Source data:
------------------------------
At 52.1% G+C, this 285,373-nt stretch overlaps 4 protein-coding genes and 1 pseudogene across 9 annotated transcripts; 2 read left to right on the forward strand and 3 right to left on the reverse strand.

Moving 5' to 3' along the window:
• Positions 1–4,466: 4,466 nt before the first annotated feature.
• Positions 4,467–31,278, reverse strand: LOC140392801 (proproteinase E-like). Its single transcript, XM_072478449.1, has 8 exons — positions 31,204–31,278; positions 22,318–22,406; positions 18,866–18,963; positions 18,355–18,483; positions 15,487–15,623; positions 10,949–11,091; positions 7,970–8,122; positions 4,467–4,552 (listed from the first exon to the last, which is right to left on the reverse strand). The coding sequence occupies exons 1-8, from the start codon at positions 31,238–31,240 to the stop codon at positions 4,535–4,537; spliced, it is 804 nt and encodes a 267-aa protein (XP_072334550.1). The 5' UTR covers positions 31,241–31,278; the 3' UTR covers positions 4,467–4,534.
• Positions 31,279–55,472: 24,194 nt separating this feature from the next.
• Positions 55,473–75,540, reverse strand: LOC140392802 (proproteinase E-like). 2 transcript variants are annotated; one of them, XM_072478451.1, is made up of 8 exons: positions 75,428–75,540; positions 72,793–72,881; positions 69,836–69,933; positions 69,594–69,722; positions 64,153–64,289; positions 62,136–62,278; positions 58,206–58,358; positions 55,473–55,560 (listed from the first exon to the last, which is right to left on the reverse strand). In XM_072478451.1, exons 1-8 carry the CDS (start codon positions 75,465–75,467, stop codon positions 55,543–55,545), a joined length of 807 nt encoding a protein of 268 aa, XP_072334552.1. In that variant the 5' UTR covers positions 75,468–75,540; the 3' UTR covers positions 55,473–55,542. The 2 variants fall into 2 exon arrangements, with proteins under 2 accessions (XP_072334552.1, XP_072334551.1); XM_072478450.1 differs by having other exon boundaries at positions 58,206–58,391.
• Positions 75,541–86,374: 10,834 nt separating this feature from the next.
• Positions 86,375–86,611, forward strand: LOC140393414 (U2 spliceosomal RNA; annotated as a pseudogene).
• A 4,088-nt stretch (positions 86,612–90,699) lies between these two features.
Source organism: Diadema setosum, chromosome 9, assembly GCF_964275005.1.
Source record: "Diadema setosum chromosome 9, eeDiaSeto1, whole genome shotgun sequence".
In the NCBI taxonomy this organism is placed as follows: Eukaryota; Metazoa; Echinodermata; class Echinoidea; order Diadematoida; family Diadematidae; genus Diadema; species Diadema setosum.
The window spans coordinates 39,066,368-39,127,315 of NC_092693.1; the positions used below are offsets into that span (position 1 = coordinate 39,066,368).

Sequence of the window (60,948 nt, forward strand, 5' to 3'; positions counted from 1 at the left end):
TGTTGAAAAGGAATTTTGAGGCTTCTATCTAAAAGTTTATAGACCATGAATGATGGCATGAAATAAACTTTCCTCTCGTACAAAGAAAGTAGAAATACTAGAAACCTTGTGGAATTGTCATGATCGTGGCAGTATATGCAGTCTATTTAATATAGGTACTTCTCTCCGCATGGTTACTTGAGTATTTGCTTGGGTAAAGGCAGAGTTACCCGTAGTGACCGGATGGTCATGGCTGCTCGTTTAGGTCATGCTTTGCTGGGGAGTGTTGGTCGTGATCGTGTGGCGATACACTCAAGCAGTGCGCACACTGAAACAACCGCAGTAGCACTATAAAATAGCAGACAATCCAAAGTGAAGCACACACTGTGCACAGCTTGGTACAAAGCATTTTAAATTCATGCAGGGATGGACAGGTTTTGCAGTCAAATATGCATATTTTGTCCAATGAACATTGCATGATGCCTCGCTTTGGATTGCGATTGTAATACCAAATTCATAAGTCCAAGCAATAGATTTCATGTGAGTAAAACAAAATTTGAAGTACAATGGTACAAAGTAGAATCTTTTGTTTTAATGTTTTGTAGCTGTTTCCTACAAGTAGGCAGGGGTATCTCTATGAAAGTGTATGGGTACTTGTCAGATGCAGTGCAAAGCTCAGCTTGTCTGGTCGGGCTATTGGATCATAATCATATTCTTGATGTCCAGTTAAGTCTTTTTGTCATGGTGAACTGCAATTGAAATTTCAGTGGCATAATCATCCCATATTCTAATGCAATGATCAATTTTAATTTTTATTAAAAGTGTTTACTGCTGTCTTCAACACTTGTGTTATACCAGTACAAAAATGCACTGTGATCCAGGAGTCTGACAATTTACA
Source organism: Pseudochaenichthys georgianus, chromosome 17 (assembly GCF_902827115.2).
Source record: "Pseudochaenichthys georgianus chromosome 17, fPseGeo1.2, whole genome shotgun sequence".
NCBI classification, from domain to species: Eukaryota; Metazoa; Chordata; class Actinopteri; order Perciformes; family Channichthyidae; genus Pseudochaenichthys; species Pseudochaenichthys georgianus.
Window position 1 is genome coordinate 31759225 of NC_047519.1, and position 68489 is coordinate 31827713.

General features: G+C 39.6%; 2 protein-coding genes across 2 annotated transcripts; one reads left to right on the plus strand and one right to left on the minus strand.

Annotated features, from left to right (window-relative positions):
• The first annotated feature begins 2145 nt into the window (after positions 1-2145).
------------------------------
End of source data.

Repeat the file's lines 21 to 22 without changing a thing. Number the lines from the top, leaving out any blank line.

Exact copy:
Annotated features, from left to right (window-relative positions):
• The first annotated feature begins 2145 nt into the window (after positions 1-2145).